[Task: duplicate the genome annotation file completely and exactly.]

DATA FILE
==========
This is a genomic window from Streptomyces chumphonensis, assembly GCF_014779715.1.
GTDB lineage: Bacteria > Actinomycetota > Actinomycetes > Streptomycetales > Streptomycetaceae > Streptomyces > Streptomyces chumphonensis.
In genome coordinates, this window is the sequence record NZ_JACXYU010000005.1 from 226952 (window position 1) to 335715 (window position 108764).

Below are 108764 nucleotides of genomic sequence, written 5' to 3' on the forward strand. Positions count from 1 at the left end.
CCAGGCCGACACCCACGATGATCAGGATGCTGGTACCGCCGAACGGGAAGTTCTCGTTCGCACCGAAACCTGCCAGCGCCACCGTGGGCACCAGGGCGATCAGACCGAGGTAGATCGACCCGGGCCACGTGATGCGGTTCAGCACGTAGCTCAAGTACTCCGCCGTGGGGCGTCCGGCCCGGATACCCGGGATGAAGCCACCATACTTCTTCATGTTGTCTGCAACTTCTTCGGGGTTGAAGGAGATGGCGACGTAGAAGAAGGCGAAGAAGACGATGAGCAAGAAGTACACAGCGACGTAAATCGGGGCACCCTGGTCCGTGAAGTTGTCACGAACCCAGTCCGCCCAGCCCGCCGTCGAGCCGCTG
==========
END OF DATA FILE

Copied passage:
This is a genomic window from Streptomyces chumphonensis, assembly GCF_014779715.1.
GTDB lineage: Bacteria > Actinomycetota > Actinomycetes > Streptomycetales > Streptomycetaceae > Streptomyces > Streptomyces chumphonensis.
In genome coordinates, this window is the sequence record NZ_JACXYU010000005.1 from 226952 (window position 1) to 335715 (window position 108764).

Below are 108764 nucleotides of genomic sequence, written 5' to 3' on the forward strand. Positions count from 1 at the left end.
CCAGGCCGACACCCACGATGATCAGGATGCTGGTACCGCCGAACGGGAAGTTCTCGTTCGCACCGAAACCTGCCAGCGCCACCGTGGGCACCAGGGCGATCAGACCGAGGTAGATCGACCCGGGCCACGTGATGCGGTTCAGCACGTAGCTCAAGTACTCCGCCGTGGGGCGTCCGGCCCGGATACCCGGGATGAAGCCACCATACTTCTTCATGTTGTCTGCAACTTCTTCGGGGTTGAAGGAGATGGCGACGTAGAAGAAGGCGAAGAAGACGATGAGCAAGAAGTACACAGCGACGTAAATCGGGGCACCCTGGTCCGTGAAGTTGTCACGAACCCAGTCCGCCCAGCCCGCCGTCGAGCCGCTG